In addition to our capacity to love and care for one another, perhaps a human being’s greatest gift is the ability to communicate. Thanks to breakthroughs in technology, we now can carry on conversations in dozens of ways, both real and virtual.
But our innate skill to communicate orally, which comes so easily to most of us, can be a challenge for others, primarily due to physical impairments, like being “clinically deaf” or “hard of hearing.” Major differences exist between the two and the terms are by no means interchangeable – perhaps another article for another day.
Since many of those with hearing challenges are senior citizens who had no problem communicating when they were younger, there can sometimes be a curmudgeon-like response when trying to engage with them in even a simple chat. This is especially true when attempting to talk in noisy places, such as restaurants or sports arenas.
The good news is that there are a host of tips for keeping the lines of communication open with hearing-impaired seniors. Many of the suggestions are common-sense: don’t eat, chew or cover your mouth while talking; don’t speak from another room or while walking away; don’t shout. Other helpful tips may not be so obvious.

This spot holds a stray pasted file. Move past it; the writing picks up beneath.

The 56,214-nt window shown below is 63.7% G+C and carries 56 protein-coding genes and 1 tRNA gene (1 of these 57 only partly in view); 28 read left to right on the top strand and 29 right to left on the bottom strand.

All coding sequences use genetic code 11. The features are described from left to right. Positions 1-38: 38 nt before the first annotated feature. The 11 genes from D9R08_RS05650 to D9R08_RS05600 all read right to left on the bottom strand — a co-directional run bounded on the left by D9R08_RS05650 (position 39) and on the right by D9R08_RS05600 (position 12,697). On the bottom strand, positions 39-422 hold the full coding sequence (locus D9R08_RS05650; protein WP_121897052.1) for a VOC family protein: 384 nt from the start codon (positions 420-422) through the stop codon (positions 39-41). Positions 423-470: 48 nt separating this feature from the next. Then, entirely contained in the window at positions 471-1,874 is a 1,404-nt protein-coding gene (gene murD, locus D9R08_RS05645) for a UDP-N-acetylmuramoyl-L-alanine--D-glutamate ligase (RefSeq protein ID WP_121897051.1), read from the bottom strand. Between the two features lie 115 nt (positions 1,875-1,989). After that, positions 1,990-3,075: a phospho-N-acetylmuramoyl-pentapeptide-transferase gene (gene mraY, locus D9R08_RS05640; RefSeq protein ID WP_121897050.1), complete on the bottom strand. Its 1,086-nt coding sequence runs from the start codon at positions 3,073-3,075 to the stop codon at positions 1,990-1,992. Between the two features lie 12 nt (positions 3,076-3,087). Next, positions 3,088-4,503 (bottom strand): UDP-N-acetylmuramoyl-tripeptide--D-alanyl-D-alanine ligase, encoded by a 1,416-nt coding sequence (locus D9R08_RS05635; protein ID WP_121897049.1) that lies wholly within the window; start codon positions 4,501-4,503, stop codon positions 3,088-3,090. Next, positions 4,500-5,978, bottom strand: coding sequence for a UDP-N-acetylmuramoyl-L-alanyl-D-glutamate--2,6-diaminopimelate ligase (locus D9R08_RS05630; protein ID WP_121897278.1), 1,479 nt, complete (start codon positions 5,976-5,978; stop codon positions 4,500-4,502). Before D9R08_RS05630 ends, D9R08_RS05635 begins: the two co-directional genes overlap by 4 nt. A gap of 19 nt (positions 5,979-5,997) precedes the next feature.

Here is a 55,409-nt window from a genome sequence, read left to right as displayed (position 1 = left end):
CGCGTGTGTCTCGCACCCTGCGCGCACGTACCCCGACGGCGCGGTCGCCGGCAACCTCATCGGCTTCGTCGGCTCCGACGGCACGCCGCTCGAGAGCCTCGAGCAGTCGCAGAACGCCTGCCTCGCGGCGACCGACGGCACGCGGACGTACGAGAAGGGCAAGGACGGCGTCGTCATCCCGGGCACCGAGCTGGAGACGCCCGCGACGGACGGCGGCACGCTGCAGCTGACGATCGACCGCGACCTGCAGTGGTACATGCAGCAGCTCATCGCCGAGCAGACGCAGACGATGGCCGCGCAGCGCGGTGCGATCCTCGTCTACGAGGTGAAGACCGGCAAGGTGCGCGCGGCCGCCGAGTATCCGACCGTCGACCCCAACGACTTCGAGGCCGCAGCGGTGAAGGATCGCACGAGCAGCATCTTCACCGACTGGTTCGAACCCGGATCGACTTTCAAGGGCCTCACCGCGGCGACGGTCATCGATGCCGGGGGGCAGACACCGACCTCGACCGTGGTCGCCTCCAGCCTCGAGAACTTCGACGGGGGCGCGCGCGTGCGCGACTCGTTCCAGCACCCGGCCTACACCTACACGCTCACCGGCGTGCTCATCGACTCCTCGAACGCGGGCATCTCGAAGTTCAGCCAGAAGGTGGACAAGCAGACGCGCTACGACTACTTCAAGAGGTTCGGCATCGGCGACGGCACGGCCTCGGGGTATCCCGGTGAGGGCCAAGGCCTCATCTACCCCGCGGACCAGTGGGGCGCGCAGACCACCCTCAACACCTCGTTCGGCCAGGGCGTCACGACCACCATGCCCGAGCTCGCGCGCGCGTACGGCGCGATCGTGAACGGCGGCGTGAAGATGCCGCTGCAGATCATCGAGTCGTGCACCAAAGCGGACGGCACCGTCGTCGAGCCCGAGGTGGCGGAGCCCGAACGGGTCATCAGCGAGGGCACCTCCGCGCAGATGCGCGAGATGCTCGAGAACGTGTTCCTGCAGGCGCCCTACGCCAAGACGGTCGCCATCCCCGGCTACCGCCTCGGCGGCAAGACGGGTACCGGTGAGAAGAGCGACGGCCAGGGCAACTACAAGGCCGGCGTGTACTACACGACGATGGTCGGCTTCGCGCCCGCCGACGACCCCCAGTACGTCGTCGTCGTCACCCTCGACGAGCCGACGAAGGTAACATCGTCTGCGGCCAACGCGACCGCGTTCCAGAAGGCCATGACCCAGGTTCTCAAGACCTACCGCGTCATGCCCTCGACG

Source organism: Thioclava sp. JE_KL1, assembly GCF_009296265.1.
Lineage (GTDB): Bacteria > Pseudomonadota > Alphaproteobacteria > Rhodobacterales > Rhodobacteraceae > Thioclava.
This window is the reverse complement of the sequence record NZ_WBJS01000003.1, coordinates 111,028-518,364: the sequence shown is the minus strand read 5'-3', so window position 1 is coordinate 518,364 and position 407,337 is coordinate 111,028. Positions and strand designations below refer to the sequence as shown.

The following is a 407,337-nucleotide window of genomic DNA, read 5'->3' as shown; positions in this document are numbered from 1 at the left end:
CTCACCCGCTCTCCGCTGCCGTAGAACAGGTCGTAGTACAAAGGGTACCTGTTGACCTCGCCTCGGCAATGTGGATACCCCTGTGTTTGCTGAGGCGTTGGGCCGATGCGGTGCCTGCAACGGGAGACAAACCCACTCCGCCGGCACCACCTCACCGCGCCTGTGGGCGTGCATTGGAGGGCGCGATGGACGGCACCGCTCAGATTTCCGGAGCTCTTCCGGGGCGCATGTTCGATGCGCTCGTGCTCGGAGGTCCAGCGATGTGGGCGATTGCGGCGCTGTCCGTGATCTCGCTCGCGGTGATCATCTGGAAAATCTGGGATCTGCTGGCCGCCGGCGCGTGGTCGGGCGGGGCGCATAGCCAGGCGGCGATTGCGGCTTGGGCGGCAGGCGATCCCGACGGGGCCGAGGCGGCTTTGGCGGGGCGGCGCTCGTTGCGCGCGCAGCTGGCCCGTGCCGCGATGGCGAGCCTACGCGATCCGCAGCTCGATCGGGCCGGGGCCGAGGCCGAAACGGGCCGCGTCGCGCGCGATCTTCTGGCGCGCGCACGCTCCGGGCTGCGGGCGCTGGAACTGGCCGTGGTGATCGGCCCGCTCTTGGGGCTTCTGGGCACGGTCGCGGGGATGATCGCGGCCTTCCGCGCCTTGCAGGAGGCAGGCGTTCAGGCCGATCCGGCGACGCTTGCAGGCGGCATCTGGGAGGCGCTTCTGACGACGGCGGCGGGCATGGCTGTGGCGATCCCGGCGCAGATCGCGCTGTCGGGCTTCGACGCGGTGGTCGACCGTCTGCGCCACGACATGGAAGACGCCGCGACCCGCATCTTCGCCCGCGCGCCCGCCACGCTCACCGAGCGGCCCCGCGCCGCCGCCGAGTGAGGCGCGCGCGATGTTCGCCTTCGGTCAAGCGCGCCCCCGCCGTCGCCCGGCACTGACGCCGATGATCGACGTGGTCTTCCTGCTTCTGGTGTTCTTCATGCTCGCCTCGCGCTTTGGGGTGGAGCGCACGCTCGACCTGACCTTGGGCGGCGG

For openers, don’t assume that because a hearing-impaired person has a hearing aid they can hear and understand all speech. Try to be within 4 to 6 feet of the person with whom you are engaged, and resist the urge to speak directly into the person’s ear (this distorts the message and hides visual clues). Always remember to make eye contact. Facial expressions and hand gestures are critical for communicating your emotional state while speaking.
Also take care to make sure the person you are communicating with understands you. If not, try phrasing your sentence or information in another way, using similar, but different words. And please mask any facial or verbal frustration. Trust me when I say, it is more embarrassing and worse still, exasperating, for them than it is for you.
For those with a high level of hearing impairment acuity, using the good ‘ole fashioned pencil and paper is the way to go. Or, for seniors comfortable with technology, tablets and smart phones can be a fast and easy way to stay in touch, not only remotely, but even when you are in the same room. Writing, typing, or texting works especially well in crowds when noise levels can prevent a senior from hearing clearly.
While striking up and maintaining conversations with the hearing-impaired can prove challenging, it may just be one of the toughest jobs you’ve ever loved.